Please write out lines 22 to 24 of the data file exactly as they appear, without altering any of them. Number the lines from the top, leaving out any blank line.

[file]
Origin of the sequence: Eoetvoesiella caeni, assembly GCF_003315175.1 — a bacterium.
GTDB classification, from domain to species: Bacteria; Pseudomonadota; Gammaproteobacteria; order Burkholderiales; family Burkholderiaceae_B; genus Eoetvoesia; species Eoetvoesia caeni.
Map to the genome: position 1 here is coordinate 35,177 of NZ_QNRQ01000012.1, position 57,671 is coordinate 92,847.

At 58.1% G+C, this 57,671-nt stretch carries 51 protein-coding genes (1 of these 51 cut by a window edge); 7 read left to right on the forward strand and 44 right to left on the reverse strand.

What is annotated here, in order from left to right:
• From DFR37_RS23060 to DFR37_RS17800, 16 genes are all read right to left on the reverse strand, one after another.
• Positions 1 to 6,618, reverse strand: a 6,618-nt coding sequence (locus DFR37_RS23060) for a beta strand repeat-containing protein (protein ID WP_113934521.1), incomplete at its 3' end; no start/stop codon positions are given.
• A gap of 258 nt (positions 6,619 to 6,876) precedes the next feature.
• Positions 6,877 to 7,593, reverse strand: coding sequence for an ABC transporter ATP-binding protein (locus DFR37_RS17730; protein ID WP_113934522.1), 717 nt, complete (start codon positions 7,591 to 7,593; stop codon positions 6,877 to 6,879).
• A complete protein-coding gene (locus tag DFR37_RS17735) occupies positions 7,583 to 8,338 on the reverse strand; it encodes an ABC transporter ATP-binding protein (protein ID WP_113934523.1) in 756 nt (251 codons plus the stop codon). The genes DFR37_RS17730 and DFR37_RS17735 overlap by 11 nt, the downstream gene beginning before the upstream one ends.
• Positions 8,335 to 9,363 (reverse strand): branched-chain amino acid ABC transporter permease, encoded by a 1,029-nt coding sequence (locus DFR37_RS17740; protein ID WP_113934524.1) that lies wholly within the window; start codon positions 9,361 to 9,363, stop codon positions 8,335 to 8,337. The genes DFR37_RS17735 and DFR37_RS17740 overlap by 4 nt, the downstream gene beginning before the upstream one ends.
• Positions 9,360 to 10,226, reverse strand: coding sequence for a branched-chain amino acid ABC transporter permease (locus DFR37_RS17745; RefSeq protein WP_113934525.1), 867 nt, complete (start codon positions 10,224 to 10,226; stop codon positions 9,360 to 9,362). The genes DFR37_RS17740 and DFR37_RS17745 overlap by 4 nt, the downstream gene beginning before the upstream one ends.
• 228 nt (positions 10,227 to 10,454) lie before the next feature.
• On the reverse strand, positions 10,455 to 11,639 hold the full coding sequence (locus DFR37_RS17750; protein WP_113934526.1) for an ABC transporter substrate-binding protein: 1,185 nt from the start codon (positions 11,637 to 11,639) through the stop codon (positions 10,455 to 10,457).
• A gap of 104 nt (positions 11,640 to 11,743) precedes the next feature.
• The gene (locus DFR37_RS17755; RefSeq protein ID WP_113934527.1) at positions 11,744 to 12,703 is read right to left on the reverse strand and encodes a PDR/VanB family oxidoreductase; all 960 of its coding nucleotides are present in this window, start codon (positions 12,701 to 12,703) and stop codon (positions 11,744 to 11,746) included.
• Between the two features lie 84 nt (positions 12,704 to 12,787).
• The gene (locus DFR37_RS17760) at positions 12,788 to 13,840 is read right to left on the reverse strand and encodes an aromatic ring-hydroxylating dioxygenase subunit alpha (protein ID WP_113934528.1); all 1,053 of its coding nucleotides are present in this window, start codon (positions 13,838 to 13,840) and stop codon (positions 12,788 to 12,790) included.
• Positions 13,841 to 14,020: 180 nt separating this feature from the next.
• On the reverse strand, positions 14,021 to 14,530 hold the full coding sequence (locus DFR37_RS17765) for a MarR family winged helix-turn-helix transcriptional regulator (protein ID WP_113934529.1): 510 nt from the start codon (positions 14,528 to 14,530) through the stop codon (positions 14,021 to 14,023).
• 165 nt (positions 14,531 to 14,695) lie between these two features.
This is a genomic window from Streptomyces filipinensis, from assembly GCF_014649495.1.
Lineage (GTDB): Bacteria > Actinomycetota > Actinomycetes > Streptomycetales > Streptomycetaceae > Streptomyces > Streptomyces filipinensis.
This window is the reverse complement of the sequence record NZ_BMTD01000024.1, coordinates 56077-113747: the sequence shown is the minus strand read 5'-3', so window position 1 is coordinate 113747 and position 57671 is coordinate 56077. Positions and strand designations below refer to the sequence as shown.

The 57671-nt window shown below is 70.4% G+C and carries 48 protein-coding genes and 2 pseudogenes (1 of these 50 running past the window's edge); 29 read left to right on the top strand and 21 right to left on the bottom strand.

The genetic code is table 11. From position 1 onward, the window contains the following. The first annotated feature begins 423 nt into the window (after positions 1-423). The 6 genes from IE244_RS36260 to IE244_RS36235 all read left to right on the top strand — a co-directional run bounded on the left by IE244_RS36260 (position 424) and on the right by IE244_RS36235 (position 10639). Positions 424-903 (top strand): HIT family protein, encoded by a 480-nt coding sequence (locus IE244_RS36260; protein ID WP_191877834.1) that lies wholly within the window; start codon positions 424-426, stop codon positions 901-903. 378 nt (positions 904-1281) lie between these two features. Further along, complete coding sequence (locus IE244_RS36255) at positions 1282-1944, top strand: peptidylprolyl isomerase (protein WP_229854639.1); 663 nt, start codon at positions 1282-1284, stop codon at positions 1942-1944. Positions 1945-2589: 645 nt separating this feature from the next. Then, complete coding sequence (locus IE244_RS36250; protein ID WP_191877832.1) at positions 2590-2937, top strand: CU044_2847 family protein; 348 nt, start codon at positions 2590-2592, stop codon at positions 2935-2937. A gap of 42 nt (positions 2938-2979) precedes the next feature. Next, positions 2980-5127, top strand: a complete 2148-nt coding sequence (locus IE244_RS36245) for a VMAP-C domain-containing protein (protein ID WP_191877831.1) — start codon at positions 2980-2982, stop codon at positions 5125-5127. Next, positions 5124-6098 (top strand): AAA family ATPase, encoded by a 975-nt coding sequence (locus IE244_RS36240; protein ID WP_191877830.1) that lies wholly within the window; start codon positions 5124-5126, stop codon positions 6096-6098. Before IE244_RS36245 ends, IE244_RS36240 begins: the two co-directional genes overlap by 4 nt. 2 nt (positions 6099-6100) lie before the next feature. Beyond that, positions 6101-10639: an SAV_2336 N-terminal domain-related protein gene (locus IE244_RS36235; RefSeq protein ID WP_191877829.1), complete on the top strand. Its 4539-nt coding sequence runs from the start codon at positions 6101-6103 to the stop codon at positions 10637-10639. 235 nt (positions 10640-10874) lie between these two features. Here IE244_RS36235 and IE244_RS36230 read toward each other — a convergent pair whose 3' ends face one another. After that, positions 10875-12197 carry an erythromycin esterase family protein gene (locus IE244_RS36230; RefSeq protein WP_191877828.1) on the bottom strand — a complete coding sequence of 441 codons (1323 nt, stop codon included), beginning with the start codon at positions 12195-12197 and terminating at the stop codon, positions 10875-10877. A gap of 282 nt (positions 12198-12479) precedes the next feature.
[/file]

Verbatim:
This is a genomic window from Streptomyces filipinensis, from assembly GCF_014649495.1.
Lineage (GTDB): Bacteria > Actinomycetota > Actinomycetes > Streptomycetales > Streptomycetaceae > Streptomyces > Streptomyces filipinensis.
This window is the reverse complement of the sequence record NZ_BMTD01000024.1, coordinates 56077-113747: the sequence shown is the minus strand read 5'-3', so window position 1 is coordinate 113747 and position 57671 is coordinate 56077. Positions and strand designations below refer to the sequence as shown.